Blogs

Blogs

Paul Waldman

A Constitutional Crisis Is on the Way

(AP Photo/Andrew Harnik)
(AP Photo/Andrew Harnik, File) Special Counsel Robert Mueller on June 21, 2017 R emarkably, we are almost a year into Donald Trump's term as president of the United States and we haven't yet had a full-blown constitutional crisis. But it may be on its way. Special Counsel Robert Mueller's investigation is circling the Oval Office, and the closer he gets, the more agitated President Trump and his defenders become. In response, they've begun an all-out assault on Mueller, one that could well result in Trump firing him. It's more than obvious that Trump wants to do so; the only question is how long the relatively sane people around him who appreciate the consequences of such a move can hold him back. They surely know that Trump firing Mueller would not only be a political disaster for him but would plunge the government into its most serious crisis in decades, with a president moving to shut down an investigation into his own wrongdoing. In order to do it, Trump would have to create his...

How Republicans Are Digging Their Own Grave for 2018

(Albin Lohr-Jones/Sipa USA via AP Images)
(Albin Lohr-Jones/Sipa USA via AP Images) Protesters hold signs at a rally opposing the GOP tax bill in New York City on December 2, 2017. I n the wee hours of Saturday morning, Senate Republicans passed their version of tax "reform," and you could feel the relief flooding over the Capitol. Yes, they were joyful that at long last, corporations and the wealthy will find the terrible burden of taxation under which they struggle lightened considerably. But even more, Republicans knew that they had averted political disaster by finally accomplishing something, sparing themselves the wrath of their ever-wrathful base. The fight isn't over—there still has to be a conference committee to reconcile the House and Senate versions, and once it comes up with a compromise, that bill will have to pass both houses. But if the conference committee fails, the House could merely pass the Senate's version and be done with it. In other words, the chance that Republicans won't get their tax cuts is not...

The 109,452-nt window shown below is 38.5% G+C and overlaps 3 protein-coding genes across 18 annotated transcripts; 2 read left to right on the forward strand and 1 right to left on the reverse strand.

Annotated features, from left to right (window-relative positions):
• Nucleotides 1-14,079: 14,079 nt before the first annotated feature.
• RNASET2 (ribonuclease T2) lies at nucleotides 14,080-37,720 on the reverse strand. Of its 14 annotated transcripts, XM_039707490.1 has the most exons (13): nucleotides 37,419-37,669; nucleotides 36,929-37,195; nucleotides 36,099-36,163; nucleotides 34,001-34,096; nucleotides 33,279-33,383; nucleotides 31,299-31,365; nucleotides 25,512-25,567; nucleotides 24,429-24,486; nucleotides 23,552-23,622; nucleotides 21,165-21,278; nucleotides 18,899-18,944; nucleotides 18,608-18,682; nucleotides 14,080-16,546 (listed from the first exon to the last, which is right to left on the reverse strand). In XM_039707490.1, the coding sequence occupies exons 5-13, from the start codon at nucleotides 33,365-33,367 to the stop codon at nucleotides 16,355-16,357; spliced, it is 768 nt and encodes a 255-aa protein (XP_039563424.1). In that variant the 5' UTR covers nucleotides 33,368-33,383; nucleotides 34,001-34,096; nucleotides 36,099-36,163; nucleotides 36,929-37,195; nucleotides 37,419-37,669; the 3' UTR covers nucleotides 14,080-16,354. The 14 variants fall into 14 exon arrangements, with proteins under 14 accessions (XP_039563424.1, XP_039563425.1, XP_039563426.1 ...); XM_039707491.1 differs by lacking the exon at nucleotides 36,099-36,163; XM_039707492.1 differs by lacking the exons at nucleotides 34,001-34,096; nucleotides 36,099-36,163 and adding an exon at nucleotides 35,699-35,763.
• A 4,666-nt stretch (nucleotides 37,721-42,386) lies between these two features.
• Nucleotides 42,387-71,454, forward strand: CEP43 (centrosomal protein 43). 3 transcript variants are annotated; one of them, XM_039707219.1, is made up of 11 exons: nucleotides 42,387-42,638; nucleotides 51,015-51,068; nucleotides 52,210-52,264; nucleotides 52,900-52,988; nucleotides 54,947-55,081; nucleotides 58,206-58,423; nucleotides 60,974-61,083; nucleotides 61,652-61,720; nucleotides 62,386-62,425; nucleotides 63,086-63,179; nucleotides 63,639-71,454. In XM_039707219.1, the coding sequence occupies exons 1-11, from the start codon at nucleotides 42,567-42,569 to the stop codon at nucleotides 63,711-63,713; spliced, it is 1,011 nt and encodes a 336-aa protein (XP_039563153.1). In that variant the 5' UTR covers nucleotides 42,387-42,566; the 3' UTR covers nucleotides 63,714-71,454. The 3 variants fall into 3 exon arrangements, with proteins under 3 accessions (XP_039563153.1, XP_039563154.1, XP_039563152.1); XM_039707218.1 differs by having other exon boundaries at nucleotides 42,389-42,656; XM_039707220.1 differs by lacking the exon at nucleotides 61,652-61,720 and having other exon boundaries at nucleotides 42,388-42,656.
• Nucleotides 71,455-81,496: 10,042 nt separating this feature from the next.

Why We All Should Be Sick and Tired of This Tax Debate

(Bill Clark/CQ Roll Call via AP Images)
(Bill Clark/CQ Roll Call via AP Images) Senators Debbie Stabenow, ranking member Ron Wyden, Chairman Orrin Hatch, and Chuck Grassley participate in the Senate Finance Committee markup of the "Tax Cuts and Jobs Act" on November 15, 2017. O rrin Hatch is sick and tired, and so am I. Hatch, however, has the benefit of knowing that his illness and fatigue will soon be relieved by the soothing balm of victory, as the Republican Party fulfills its most profound and deeply revered purpose and delivers a tax cut to corporations and wealthy people. It was Thursday night, not long before the Senate Finance Committee passed its version of the Republican tax cut bill, when Hatch and Ohio Democrat Sherrod Brown got in a spirited exchange that began with Brown's assertion that the tax bill is not, as Republicans contend, all about helping the middle class, but instead bestows its greatest bounty on corporations and the rich. Hatch took spectacular umbrage to this charge, to the point where his...

ON TAP

This blog has no content at this time.